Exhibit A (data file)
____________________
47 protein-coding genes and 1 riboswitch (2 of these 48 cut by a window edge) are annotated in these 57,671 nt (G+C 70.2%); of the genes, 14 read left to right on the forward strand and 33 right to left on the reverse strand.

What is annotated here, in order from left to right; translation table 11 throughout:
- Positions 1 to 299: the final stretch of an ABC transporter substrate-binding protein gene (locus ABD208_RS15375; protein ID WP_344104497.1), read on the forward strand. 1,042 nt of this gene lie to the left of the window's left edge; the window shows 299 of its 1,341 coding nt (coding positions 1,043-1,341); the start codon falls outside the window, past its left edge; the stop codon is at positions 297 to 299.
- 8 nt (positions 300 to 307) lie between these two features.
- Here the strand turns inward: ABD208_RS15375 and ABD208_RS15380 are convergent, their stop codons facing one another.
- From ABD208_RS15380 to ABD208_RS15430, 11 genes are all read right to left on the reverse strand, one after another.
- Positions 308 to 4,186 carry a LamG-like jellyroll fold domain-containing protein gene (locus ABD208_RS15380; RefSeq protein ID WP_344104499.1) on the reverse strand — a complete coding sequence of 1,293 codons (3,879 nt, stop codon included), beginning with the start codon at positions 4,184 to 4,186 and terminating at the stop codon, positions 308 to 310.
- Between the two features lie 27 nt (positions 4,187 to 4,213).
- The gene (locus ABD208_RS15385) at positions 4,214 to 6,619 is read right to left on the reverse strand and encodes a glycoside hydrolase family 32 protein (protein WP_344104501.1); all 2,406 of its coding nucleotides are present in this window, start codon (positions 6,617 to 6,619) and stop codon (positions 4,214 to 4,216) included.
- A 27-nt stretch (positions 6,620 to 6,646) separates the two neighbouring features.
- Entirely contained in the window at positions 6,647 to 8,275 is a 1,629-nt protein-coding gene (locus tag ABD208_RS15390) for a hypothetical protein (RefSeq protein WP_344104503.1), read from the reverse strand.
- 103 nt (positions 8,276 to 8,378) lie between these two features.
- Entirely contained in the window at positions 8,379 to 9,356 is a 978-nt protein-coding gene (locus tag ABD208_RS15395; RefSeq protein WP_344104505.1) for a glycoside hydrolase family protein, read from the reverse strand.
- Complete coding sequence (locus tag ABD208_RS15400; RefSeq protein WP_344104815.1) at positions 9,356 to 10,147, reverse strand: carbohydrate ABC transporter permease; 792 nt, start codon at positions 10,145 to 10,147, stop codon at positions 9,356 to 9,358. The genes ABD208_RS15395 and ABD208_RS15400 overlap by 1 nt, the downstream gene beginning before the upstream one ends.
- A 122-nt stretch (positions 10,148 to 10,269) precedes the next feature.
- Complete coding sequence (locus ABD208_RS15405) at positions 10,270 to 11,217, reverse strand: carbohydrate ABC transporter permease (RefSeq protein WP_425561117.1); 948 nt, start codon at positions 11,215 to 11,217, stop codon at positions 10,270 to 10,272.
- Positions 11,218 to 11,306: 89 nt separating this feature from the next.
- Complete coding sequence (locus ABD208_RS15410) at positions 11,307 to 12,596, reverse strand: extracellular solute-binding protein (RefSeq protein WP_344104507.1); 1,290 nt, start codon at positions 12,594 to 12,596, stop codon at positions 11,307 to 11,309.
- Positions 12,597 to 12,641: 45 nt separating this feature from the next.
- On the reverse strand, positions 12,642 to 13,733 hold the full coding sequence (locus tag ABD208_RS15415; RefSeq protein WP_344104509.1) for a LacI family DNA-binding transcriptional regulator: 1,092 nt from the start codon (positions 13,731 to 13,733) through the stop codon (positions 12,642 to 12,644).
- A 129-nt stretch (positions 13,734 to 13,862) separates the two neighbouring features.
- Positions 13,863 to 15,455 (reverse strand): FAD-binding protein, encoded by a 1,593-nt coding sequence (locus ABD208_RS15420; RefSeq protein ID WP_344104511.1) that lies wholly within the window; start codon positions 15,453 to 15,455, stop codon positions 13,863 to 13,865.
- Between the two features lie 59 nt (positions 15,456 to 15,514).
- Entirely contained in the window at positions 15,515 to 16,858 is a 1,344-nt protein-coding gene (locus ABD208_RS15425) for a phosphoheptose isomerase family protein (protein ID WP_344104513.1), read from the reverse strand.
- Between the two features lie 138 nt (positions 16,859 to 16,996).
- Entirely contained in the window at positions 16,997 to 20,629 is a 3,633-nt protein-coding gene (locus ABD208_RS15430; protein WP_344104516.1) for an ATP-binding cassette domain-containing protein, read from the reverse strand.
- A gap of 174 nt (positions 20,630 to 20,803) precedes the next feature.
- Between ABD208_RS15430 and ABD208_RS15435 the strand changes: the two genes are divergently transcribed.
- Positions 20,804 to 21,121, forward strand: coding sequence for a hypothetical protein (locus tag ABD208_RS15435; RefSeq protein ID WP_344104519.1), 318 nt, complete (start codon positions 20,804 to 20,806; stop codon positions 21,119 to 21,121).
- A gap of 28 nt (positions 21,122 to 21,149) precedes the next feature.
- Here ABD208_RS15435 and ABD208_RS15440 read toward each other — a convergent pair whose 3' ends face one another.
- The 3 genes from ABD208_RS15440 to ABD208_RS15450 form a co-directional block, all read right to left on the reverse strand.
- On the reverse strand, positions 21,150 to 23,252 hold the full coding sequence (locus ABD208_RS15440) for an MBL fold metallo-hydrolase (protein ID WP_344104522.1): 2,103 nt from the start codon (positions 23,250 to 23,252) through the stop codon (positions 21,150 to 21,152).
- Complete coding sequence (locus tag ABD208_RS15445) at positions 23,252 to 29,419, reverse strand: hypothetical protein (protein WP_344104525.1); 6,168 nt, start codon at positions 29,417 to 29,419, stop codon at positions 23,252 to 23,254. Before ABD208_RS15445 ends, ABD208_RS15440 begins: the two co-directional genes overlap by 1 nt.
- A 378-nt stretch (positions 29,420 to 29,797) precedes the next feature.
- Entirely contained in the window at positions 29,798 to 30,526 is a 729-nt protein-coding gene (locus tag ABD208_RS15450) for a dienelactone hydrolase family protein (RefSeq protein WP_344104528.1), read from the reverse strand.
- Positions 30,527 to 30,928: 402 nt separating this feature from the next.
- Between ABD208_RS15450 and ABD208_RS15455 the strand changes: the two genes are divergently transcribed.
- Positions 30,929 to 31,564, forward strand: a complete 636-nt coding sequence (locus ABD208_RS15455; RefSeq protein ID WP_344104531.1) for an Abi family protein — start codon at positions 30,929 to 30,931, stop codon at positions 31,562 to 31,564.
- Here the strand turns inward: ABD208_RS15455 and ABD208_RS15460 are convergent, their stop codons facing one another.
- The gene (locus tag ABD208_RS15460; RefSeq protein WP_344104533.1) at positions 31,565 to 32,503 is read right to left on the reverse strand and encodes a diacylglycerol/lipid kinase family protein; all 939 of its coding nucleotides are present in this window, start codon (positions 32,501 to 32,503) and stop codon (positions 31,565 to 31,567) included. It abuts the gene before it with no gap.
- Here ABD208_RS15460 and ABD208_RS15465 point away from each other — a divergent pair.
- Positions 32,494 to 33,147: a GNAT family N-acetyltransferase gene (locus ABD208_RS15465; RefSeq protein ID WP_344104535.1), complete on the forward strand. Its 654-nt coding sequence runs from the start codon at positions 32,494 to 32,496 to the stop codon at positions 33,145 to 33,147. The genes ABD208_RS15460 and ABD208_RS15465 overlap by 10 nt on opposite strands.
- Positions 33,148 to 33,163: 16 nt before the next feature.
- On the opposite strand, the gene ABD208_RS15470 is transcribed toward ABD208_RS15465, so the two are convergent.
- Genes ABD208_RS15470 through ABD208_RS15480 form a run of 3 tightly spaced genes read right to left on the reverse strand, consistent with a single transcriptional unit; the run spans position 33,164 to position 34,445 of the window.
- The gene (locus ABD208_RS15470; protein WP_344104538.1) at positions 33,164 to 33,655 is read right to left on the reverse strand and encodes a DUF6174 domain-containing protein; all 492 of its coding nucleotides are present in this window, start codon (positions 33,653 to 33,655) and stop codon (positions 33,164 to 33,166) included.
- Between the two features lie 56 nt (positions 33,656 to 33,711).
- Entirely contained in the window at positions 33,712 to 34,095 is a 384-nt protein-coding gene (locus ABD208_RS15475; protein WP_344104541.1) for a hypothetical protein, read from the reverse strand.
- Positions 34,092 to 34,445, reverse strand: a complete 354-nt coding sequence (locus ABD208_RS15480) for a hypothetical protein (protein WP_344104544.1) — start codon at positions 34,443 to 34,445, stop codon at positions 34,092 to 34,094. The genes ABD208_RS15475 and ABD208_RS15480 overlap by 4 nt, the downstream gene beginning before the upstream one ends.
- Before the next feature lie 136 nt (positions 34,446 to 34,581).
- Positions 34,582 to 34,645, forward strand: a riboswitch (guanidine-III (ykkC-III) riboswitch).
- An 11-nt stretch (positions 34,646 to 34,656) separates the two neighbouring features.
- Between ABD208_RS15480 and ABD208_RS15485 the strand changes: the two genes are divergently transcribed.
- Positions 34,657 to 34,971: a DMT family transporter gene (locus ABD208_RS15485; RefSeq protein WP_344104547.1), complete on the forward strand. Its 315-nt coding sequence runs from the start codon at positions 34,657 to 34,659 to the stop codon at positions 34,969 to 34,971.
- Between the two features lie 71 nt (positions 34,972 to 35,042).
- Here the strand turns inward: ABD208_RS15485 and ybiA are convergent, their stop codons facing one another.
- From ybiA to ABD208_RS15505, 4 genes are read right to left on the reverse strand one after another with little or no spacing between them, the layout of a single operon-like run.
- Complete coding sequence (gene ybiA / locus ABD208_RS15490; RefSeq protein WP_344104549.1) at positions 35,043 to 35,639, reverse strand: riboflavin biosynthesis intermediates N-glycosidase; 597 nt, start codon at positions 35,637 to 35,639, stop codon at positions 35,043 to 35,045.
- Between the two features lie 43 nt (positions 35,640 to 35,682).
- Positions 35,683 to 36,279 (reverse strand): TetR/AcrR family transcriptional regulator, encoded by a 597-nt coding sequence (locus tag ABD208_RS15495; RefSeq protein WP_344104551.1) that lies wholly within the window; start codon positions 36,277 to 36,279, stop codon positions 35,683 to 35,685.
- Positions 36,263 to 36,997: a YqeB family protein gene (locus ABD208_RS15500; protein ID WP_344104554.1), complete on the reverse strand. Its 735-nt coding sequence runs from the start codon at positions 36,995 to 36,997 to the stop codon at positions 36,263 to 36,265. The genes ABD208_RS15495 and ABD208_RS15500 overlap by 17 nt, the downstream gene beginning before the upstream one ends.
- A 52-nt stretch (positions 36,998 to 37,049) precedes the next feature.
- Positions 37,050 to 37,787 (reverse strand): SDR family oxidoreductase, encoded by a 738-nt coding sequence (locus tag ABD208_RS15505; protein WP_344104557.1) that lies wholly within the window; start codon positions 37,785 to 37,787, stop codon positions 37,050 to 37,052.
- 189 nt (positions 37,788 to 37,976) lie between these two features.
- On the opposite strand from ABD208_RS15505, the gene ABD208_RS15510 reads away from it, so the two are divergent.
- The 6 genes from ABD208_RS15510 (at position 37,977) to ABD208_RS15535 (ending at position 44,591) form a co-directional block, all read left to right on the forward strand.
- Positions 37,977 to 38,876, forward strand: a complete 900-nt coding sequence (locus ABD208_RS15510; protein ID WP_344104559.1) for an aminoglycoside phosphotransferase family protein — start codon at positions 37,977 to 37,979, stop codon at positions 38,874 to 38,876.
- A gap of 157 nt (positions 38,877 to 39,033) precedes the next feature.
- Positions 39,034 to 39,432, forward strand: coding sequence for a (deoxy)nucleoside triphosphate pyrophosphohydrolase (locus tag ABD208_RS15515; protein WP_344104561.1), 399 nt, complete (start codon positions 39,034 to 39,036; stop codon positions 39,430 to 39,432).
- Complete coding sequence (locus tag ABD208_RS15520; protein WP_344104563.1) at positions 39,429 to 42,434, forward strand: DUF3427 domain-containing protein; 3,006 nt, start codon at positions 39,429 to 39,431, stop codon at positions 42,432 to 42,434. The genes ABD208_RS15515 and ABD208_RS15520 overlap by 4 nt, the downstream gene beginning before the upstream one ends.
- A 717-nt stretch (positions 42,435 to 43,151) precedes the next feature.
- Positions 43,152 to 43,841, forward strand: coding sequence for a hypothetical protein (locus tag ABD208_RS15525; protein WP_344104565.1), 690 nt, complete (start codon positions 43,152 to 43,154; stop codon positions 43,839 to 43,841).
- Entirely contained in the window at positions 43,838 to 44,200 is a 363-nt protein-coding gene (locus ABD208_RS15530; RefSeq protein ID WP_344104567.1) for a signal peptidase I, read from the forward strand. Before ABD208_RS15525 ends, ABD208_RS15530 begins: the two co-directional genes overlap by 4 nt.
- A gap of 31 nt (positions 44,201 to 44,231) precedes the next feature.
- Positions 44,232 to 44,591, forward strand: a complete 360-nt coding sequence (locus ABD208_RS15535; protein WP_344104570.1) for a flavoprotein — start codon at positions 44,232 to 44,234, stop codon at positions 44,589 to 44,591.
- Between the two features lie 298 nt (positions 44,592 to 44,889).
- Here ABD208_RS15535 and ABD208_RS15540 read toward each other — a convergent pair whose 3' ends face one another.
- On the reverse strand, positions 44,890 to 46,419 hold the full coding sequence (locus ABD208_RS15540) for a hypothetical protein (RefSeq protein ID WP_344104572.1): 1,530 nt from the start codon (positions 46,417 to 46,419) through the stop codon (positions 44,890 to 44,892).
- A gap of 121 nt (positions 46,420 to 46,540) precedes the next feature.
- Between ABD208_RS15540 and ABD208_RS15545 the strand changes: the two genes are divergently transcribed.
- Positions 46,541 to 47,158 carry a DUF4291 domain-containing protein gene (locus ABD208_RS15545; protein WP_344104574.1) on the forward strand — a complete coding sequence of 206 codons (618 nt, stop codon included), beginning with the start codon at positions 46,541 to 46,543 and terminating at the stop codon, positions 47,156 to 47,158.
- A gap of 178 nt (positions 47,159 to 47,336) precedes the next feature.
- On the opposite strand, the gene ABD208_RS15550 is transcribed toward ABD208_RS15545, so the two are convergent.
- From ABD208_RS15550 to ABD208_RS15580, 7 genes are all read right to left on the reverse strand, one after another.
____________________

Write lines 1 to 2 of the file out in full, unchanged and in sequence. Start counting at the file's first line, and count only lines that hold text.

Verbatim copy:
47 protein-coding genes and 1 riboswitch (2 of these 48 cut by a window edge) are annotated in these 57,671 nt (G+C 70.2%); of the genes, 14 read left to right on the forward strand and 33 right to left on the reverse strand.

What is annotated here, in order from left to right; translation table 11 throughout: